What To Do If You Hate Your Cruise

Posted by Andrea M. Rotondo on May 20, 2014 at 3:00:00 PM EDT | Post a Comment

No one wants to admit it, but sometimes a vacation doesn't get off to a good start. But when you're on a cruise, you're stuck for its duration, so it's up to you to turn your trip around. Here are some tips for making the best of a variety of issues that could trouble your cruise vacation.

"Dinner last night in the main dining room didn't wow me."

You're a foodie and dinner last night was just, "Meh." Instead of going back the next night, head to one of the ship's specialty restaurants. These restaurants, which often require a small per person cover charge, tend to present more eclectic menus and use better ingredients like organic produce, artisanal cheeses, or prime beef.

"This cabin is way too noisy! I can't sleep!"

When you booked your stateroom, maybe you didn't check the deck plan and notice that the nightclub is right above your cabin. What to do? Contact guest relations at the reception desk. Explain your problem and ask if there are any comparable cabins available in a quieter location on the ship. If a stateroom that is better suited to your needs is available, most guest-relations managers will approve an immediate move.

"This cruise is boring."

Seek out the cruise director or one of his/her assistants and explain your predicament. The cruise director will ask you some targeted questions about the types of activities you enjoy and will suggest some options that sound appropriate for your interests. Maybe you'd enjoy an early-morning yoga class, a cooking demonstration, a tour of the ship's bridge or engine room, the afternoon wine-tasting course, a spirited game of trivia or bridge, the pre-dinner pub crawl, or a show in the theater. The cruise director will be happy to find something that piques your interest.

"I don't know anything about the ports of call."

If you didn't have a chance to research the itinerary before embarkation, have no fear. The shore excursion manager gives a lecture—often accompanied by slides or a video—each evening before dinner about the next day's port of call. He or she will give you an idea of the ethos of the port, what sort of tours are popular in the area, and what you can do on your own. The shore excursion manager also keeps desk hours, so you can seek out his or her advice at your convenience.

"Ugh, I feel seasick."

Even the savviest sailors feel seasick from time to time. The good news is that you can take steps to avoid it altogether—or at least reduce your symptoms. First and foremost, take an over-the-counter antihistamine medication like Bonine (meclizine). These non-drowsy pills do an excellent job of keeping motion sickness at bay. If you start to feel a bit off, eat some bread, crackers, or pretzels and wash it down with ginger ale. Stand on deck—preferably midship where you'll feel the least amount of movement—and get some fresh air while keeping the horizon in view. Chew on candied ginger or peppermint gum. You'll feel better before you know it.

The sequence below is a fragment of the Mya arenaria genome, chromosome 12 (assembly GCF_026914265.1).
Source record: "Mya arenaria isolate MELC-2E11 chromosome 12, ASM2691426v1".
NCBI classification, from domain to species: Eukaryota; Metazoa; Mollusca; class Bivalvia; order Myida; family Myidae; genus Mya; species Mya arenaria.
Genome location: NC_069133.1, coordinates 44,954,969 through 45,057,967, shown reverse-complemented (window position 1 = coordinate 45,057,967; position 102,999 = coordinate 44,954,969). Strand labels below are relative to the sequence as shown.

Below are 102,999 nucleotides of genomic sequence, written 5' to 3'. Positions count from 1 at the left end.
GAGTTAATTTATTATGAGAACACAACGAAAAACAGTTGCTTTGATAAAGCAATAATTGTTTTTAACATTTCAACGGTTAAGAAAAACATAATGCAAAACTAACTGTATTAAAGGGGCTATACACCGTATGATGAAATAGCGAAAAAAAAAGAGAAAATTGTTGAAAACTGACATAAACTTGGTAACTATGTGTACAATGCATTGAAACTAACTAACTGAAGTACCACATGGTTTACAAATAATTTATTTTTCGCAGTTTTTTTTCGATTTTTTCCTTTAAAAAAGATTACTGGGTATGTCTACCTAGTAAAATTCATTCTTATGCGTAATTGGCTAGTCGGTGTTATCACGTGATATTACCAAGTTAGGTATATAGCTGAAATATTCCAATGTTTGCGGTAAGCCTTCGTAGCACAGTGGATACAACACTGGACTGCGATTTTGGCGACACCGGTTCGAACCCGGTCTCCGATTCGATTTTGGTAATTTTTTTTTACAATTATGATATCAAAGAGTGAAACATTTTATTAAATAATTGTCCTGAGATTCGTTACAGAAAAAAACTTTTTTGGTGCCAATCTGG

When All Else Fails

If none of the above have rescued your cruise vacation, we have a few last suggestions:

  • Get out there and meet people; cruises are always more fun when you make a friend or two. Spend some time at the bar, lounge, or nightclub, and you're sure to make a few new acquaintances.
  • Head to the gym for an exercise class or try the state-of-the-art fitness equipment.
  • Spend the day by the pool and don't forget to order some fruity frozen drinks festooned with tiny umbrellas.
  • Book an appointment at the spa. If a massage treatment isn't your thing, try the hydrotherapy pool or steam room, which can be a real treat, especially if the weather is a bit chilly or rainy.
  • Spend a few dollars in the ship's casino, where you'll usually find slots, roulette, blackjack, and poker.
  • If your cruise ship offers course-by-course in-room dining (most luxury cruise lines do), stage a romantic dinner with your travel companion.

Andrea M. Rotondo is a freelance writer based in New York City. She covers cruise news and luxury travel trends for Fodors.com, Condé Nast Traveler, Cruise Critic, and other websites and magazines. Follow her on Twitter: @luxtravelmavens.

Photo Credit: © Sarra22 | Dreamstime.com (cruise ship dining room); © Brett Critchley | Dreamstime.com (cruise ship theater); Courtesy of Norwegian Cruise Line

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